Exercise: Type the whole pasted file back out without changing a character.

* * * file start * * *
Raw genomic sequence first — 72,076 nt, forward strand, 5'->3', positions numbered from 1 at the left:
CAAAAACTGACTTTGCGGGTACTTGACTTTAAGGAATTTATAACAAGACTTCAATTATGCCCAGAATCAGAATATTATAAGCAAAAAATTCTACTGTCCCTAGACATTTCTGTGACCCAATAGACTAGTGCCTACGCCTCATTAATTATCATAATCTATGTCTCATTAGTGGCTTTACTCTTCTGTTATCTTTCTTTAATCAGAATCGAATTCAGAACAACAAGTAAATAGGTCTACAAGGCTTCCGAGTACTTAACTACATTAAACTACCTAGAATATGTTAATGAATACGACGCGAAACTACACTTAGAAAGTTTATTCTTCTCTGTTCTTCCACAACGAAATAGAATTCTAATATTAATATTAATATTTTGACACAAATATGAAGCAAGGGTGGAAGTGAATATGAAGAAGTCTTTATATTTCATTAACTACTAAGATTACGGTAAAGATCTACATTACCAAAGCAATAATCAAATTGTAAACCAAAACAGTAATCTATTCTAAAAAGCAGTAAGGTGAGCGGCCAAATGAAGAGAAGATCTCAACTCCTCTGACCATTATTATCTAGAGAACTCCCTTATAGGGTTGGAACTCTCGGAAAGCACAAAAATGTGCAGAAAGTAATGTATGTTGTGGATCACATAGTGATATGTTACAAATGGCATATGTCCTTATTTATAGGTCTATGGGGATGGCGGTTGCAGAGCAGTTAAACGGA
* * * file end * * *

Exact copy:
Raw genomic sequence first — 72,076 nt, forward strand, 5'->3', positions numbered from 1 at the left:
CAAAAACTGACTTTGCGGGTACTTGACTTTAAGGAATTTATAACAAGACTTCAATTATGCCCAGAATCAGAATATTATAAGCAAAAAATTCTACTGTCCCTAGACATTTCTGTGACCCAATAGACTAGTGCCTACGCCTCATTAATTATCATAATCTATGTCTCATTAGTGGCTTTACTCTTCTGTTATCTTTCTTTAATCAGAATCGAATTCAGAACAACAAGTAAATAGGTCTACAAGGCTTCCGAGTACTTAACTACATTAAACTACCTAGAATATGTTAATGAATACGACGCGAAACTACACTTAGAAAGTTTATTCTTCTCTGTTCTTCCACAACGAAATAGAATTCTAATATTAATATTAATATTTTGACACAAATATGAAGCAAGGGTGGAAGTGAATATGAAGAAGTCTTTATATTTCATTAACTACTAAGATTACGGTAAAGATCTACATTACCAAAGCAATAATCAAATTGTAAACCAAAACAGTAATCTATTCTAAAAAGCAGTAAGGTGAGCGGCCAAATGAAGAGAAGATCTCAACTCCTCTGACCATTATTATCTAGAGAACTCCCTTATAGGGTTGGAACTCTCGGAAAGCACAAAAATGTGCAGAAAGTAATGTATGTTGTGGATCACATAGTGATATGTTACAAATGGCATATGTCCTTATTTATAGGTCTATGGGGATGGCGGTTGCAGAGCAGTTAAACGGA